Connecticut Gov. M. Jodi Rell may be unable to keep her promise to add 2,000 seats to the state’s rail system by the end of the year, due to delays in the refurbishment of 14 recently purchased rail cars.
Connecticut’s Department of Transportation spent $14 million to purchase 26 cars from Virginia Railway Express last year in an effort to alleviate crowding on Metro-North’s New Haven line, but only 12 of those cars are currently in use, state DOT spokesman Chris Cooper said. The remaining 14 cars need to be refurbished, and delays in finding a contractor qualified to perform the required exterior cosmetic changes and minor mechanical work have prevented their integration into the rail fleet, he said.
Last Thursday, Rell wrote a letter to the Connecticut DOT demanding that the department reopen the search for a qualified contractor by the end of this week, Rell spokesman Judd Everhart said.
“Governor Rell was angry that she did not know [about the delay], and that it’s been roughly six or seven months since the DOT learned there were no qualified bidders,” Everhart said. “Her office had not been notified until last week.”
Cooper said that although the delays are unfortunate, 1,200 seats have already been added to the system. The difficulties in choosing a contractor were caused by inadequate specification guidelines, which may have prevented contractors from committing to the project, he said. Engineers have been working to produce a revised specification document, and the search for a new contractor will restart by the end of the week, he said. Cooper said a contract should be signed by February, and the integration of the refurbished trains into the general fleet is slated for March or April.
Metro-North/Shoreline East Rail Commuter Council Vice Chairman Jim Cameron said the delays are unfortunate, especially given the recent increase in ridership and the problems that the old rail cars may face as weather conditions worsen.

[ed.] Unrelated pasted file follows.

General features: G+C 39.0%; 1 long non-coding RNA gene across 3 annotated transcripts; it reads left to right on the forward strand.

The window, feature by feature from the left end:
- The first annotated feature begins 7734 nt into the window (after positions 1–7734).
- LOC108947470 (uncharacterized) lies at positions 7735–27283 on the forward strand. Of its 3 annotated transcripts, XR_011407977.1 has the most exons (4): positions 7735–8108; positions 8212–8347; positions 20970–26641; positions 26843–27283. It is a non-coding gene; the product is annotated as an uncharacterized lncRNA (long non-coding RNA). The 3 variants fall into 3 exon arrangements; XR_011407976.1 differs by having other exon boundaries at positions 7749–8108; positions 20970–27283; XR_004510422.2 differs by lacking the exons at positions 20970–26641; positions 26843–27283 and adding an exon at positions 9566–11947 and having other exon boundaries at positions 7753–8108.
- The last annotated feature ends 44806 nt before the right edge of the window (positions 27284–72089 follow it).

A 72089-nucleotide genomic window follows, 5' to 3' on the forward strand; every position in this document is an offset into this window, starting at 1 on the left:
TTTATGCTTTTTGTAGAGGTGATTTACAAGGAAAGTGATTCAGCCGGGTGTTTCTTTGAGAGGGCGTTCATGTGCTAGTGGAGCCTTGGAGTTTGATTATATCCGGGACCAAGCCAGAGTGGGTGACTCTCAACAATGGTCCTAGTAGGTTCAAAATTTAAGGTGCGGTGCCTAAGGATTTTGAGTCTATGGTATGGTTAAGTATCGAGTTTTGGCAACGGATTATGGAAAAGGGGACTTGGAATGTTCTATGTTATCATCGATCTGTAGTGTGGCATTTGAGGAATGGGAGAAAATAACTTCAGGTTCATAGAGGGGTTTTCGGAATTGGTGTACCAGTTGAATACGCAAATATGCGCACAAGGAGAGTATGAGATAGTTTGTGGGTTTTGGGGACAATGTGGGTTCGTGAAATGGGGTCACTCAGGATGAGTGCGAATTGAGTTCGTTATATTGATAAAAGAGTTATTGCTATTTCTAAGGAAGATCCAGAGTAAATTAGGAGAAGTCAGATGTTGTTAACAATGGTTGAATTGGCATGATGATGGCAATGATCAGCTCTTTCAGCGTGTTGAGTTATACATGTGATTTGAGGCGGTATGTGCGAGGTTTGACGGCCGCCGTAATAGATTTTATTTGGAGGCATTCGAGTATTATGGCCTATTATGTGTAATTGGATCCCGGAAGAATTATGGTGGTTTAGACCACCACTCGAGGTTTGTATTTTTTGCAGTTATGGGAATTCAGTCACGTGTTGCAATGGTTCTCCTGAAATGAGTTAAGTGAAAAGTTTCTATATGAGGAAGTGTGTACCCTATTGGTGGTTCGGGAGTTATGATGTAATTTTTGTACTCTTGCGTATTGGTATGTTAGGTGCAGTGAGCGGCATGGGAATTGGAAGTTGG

The used Virginia Railway cars were acquired to serve temporarily while the Connecticut DOT prepares to purchase new cars, which are slated for purchase in the winter of 2008, Cooper said.
“[The VREs] have a lot of life left in them,” Cooper said. “They would give us the luxury to have some surplus equipment. Although the VRE cars are a temporary measure to get more seats on the New Haven line, they won’t go into the graveyard after the new cars are here.”
More permanent solutions are currently being implemented as part of the effort to solve problems with aging equipment, Cameron said. One of the most noteworthy improvements, he said, is a five-year program to replace critical electronic equipment on the Metro-North fleet, which is more than 30 years old.
But Cameron said the VREs are crucial for increasing capacity, as they will take the place of old cars on many Connecticut branch lines, freeing up more cars for the New Haven line. The VRE cars will not be used on the New Haven line because they are not self-propelled and are therefore incompatible with the electric rail line.
Regardless of whether capacity issues will be solved by the introduction of the VRE trains, Cooper said winter will pose further problems for the aging Metro-North fleet, especially on the New Haven line.
In the winter of 2003, one-third of Metro-North cars on the New Haven line were shut down because snow got into engine compartments, freezing them solid. Though last winter was more harsh than that of 2003, he said cars escaped damage because the snow was wet and packed as opposed to the dry, powdery snow that is worse for railcars. Depending on the snow’s consistency, Yale students travelling to New York may once again be delayed, Cameron said.
But Cooper said new technologies, such as canvas covers to prevent snow from freezing engines, have been used on Metro-North cars to fight the winter weather conditions. He said he thought the new measures, and not the lighter snow consistency, prevented the cars from freezing last winter, and should be expected to prevent significant problems from occurring this year as well.